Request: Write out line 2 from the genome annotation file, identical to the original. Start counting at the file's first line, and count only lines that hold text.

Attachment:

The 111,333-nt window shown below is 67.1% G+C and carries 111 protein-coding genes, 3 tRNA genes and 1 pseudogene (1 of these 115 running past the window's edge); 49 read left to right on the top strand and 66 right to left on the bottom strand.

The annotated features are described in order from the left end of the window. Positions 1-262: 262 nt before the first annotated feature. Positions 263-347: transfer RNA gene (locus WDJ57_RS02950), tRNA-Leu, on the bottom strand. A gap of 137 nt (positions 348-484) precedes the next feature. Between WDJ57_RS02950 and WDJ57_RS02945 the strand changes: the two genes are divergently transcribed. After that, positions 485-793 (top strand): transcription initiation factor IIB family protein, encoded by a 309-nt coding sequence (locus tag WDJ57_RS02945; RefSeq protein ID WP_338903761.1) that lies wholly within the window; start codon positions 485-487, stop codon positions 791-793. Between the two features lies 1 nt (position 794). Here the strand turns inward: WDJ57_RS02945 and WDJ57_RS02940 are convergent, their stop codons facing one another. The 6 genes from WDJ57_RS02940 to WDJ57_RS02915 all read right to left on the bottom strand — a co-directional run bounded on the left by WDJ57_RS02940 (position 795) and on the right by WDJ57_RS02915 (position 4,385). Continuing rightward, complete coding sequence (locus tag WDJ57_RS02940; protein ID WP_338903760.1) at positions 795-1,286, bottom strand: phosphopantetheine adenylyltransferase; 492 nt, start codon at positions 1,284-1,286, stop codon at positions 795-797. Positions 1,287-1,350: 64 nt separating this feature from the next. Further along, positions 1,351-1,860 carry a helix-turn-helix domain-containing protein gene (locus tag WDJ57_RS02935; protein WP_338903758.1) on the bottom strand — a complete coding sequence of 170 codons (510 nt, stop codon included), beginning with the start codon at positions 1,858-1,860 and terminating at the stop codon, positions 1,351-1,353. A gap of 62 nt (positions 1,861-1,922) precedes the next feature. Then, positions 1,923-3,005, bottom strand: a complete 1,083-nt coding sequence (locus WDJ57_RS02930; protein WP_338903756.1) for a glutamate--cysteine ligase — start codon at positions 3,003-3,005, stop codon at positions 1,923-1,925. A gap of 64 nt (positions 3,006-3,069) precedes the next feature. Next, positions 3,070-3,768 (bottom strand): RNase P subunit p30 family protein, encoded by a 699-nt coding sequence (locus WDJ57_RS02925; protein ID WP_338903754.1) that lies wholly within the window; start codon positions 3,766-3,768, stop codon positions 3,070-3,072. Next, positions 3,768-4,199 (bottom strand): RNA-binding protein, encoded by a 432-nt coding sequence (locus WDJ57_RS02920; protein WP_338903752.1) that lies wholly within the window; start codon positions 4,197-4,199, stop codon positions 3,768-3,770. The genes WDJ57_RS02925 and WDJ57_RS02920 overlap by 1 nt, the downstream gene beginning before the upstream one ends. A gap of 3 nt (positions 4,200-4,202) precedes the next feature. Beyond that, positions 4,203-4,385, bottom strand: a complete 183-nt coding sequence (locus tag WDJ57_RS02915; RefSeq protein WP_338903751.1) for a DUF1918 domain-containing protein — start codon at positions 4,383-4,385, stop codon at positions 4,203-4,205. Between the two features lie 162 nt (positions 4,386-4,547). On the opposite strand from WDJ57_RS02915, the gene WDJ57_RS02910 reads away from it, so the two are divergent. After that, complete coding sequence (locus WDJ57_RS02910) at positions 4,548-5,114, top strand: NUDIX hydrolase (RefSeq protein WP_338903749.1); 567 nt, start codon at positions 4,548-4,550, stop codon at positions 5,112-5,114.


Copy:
The annotated features are described in order from the left end of the window. Positions 1-262: 262 nt before the first annotated feature. Positions 263-347: transfer RNA gene (locus WDJ57_RS02950), tRNA-Leu, on the bottom strand. A gap of 137 nt (positions 348-484) precedes the next feature. Between WDJ57_RS02950 and WDJ57_RS02945 the strand changes: the two genes are divergently transcribed. After that, positions 485-793 (top strand): transcription initiation factor IIB family protein, encoded by a 309-nt coding sequence (locus tag WDJ57_RS02945; RefSeq protein ID WP_338903761.1) that lies wholly within the window; start codon positions 485-487, stop codon positions 791-793. Between the two features lies 1 nt (position 794). Here the strand turns inward: WDJ57_RS02945 and WDJ57_RS02940 are convergent, their stop codons facing one another. The 6 genes from WDJ57_RS02940 to WDJ57_RS02915 all read right to left on the bottom strand — a co-directional run bounded on the left by WDJ57_RS02940 (position 795) and on the right by WDJ57_RS02915 (position 4,385). Continuing rightward, complete coding sequence (locus tag WDJ57_RS02940; protein ID WP_338903760.1) at positions 795-1,286, bottom strand: phosphopantetheine adenylyltransferase; 492 nt, start codon at positions 1,284-1,286, stop codon at positions 795-797. Positions 1,287-1,350: 64 nt separating this feature from the next. Further along, positions 1,351-1,860 carry a helix-turn-helix domain-containing protein gene (locus tag WDJ57_RS02935; protein WP_338903758.1) on the bottom strand — a complete coding sequence of 170 codons (510 nt, stop codon included), beginning with the start codon at positions 1,858-1,860 and terminating at the stop codon, positions 1,351-1,353. A gap of 62 nt (positions 1,861-1,922) precedes the next feature. Then, positions 1,923-3,005, bottom strand: a complete 1,083-nt coding sequence (locus WDJ57_RS02930; protein WP_338903756.1) for a glutamate--cysteine ligase — start codon at positions 3,003-3,005, stop codon at positions 1,923-1,925. A gap of 64 nt (positions 3,006-3,069) precedes the next feature. Next, positions 3,070-3,768 (bottom strand): RNase P subunit p30 family protein, encoded by a 699-nt coding sequence (locus WDJ57_RS02925; protein ID WP_338903754.1) that lies wholly within the window; start codon positions 3,766-3,768, stop codon positions 3,070-3,072. Next, positions 3,768-4,199 (bottom strand): RNA-binding protein, encoded by a 432-nt coding sequence (locus WDJ57_RS02920; protein WP_338903752.1) that lies wholly within the window; start codon positions 4,197-4,199, stop codon positions 3,768-3,770. The genes WDJ57_RS02925 and WDJ57_RS02920 overlap by 1 nt, the downstream gene beginning before the upstream one ends. A gap of 3 nt (positions 4,200-4,202) precedes the next feature. Beyond that, positions 4,203-4,385, bottom strand: a complete 183-nt coding sequence (locus tag WDJ57_RS02915; RefSeq protein WP_338903751.1) for a DUF1918 domain-containing protein — start codon at positions 4,383-4,385, stop codon at positions 4,203-4,205. Between the two features lie 162 nt (positions 4,386-4,547). On the opposite strand from WDJ57_RS02915, the gene WDJ57_RS02910 reads away from it, so the two are divergent. After that, complete coding sequence (locus WDJ57_RS02910) at positions 4,548-5,114, top strand: NUDIX hydrolase (RefSeq protein WP_338903749.1); 567 nt, start codon at positions 4,548-4,550, stop codon at positions 5,112-5,114.